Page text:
Faced with the country's highest rate of new coronavirus infections, Michigan Gov. Gretchen Whitmer on Friday urged a two-week suspension of in-person high school classes, all youth sports and indoor restaurant dining.
She stopped short of ordering restrictions, instead asking for voluntary compliance to slow the spread of COVID-19.
High schools should shift to virtual learning, both school-and non-school youth sports should be paused, people should choose outdoor dining or takeout instead of indoor seating, and they should avoid gathering with friends indoors, she said.
The state health department issued guidance strongly encouraging high schools that remain open for face-to-face instruction to enroll in the state's rapid coronavirus testing program, which was recently mandated for teen athletes.
As of Thursday, Michigan had the worst rate of new COVID-19 cases in the U.S. over the previous two weeks. Related hospitalizations had more than quadrupled in a month and were 88% of the statewide peak from a year ago, leading some hospitals to postpone non-emergency surgeries. The seven-day average of new daily deaths has been rising for two weeks.
About 39% of the state's residents ages 16 and older have gotten at least one vaccine dose.
The White House said Friday that it is surging federal resources to support vaccinations, testing and therapeutics, but not vaccines, to Michigan.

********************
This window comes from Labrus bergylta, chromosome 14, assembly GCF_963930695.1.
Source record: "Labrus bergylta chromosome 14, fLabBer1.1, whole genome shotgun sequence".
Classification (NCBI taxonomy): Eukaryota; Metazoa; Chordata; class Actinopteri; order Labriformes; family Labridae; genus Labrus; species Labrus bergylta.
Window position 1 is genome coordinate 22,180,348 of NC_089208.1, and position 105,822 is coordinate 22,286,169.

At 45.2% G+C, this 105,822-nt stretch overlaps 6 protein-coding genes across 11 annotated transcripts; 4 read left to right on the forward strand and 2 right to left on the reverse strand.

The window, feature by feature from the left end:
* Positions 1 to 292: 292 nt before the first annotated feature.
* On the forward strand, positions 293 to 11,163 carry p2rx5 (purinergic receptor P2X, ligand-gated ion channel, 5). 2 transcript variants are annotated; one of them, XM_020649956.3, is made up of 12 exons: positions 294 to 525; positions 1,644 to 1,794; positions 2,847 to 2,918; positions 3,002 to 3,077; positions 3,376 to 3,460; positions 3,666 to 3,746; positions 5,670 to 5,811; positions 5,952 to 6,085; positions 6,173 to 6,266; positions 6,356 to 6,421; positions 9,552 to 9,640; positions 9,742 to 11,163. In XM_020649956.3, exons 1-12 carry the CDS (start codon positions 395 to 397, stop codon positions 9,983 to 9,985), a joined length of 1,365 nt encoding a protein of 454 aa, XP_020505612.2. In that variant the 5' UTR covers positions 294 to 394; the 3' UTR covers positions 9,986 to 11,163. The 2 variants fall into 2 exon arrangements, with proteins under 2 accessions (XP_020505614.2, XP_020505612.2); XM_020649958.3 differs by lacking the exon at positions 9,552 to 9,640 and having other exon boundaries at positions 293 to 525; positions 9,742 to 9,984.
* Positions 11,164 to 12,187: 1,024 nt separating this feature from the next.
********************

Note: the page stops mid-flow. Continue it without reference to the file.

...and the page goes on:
President Joe Biden outlined the moves late Thursday in a call with Whitmer to discuss the situation in the state, according to senior administration officials. It will not include a “surge” of vaccine doses, a move Whitmer has advocated.
Instead, Biden outlined how the federal government was planning to help Michigan better administer the doses already allocated to the state, as well as surge testing capacity and drugs for virus treatment.
Whitmer confirmed Friday that she had asked Biden on the call to send more vaccine doses to Michigan, particularly the single-dose Johnson & Johnson shot.
“I made the case for a surge strategy,” she said. “At this point, that's not being deployed, but I am not giving up.”
Doses are currently allocated to states proportionally by population, but Whitmer has called for extra doses to be shifted to states like hers experiencing a sharp rise in cases.